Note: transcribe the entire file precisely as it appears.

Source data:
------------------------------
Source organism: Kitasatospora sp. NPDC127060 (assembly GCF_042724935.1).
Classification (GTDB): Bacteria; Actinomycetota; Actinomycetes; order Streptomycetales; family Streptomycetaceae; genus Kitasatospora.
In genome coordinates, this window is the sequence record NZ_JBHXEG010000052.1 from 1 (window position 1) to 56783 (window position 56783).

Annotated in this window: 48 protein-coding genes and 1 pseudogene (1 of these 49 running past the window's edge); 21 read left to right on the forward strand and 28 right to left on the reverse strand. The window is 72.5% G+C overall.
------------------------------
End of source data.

Source organism: Kitasatospora sp. NPDC127060 (assembly GCF_042724935.1).
Classification (GTDB): Bacteria; Actinomycetota; Actinomycetes; order Streptomycetales; family Streptomycetaceae; genus Kitasatospora.
In genome coordinates, this window is the sequence record NZ_JBHXEG010000052.1 from 1 (window position 1) to 56783 (window position 56783).

Annotated in this window: 48 protein-coding genes and 1 pseudogene (1 of these 49 running past the window's edge); 21 read left to right on the forward strand and 28 right to left on the reverse strand. The window is 72.5% G+C overall.